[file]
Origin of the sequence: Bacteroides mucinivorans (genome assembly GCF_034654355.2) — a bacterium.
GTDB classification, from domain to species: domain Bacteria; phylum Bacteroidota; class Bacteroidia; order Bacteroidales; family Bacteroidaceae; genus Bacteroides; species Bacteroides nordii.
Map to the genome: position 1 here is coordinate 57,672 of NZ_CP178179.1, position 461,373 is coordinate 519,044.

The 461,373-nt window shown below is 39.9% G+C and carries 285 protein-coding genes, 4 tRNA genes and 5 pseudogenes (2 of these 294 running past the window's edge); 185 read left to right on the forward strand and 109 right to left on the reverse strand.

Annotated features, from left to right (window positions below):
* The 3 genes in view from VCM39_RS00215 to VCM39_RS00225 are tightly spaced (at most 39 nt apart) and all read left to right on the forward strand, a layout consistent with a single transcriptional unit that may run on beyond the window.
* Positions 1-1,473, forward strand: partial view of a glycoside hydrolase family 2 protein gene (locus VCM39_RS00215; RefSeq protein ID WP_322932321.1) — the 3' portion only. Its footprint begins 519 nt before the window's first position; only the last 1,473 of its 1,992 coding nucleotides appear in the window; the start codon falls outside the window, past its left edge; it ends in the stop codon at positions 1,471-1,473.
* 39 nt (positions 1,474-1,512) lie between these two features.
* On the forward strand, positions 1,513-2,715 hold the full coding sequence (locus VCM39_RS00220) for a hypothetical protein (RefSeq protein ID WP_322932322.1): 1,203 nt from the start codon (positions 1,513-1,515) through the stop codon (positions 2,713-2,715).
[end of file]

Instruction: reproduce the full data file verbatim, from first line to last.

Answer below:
Origin of the sequence: Bacteroides mucinivorans (genome assembly GCF_034654355.2) — a bacterium.
GTDB classification, from domain to species: domain Bacteria; phylum Bacteroidota; class Bacteroidia; order Bacteroidales; family Bacteroidaceae; genus Bacteroides; species Bacteroides nordii.
Map to the genome: position 1 here is coordinate 57,672 of NZ_CP178179.1, position 461,373 is coordinate 519,044.

The 461,373-nt window shown below is 39.9% G+C and carries 285 protein-coding genes, 4 tRNA genes and 5 pseudogenes (2 of these 294 running past the window's edge); 185 read left to right on the forward strand and 109 right to left on the reverse strand.

Annotated features, from left to right (window positions below):
* The 3 genes in view from VCM39_RS00215 to VCM39_RS00225 are tightly spaced (at most 39 nt apart) and all read left to right on the forward strand, a layout consistent with a single transcriptional unit that may run on beyond the window.
* Positions 1-1,473, forward strand: partial view of a glycoside hydrolase family 2 protein gene (locus VCM39_RS00215; RefSeq protein ID WP_322932321.1) — the 3' portion only. Its footprint begins 519 nt before the window's first position; only the last 1,473 of its 1,992 coding nucleotides appear in the window; the start codon falls outside the window, past its left edge; it ends in the stop codon at positions 1,471-1,473.
* 39 nt (positions 1,474-1,512) lie between these two features.
* On the forward strand, positions 1,513-2,715 hold the full coding sequence (locus VCM39_RS00220) for a hypothetical protein (RefSeq protein ID WP_322932322.1): 1,203 nt from the start codon (positions 1,513-1,515) through the stop codon (positions 2,713-2,715).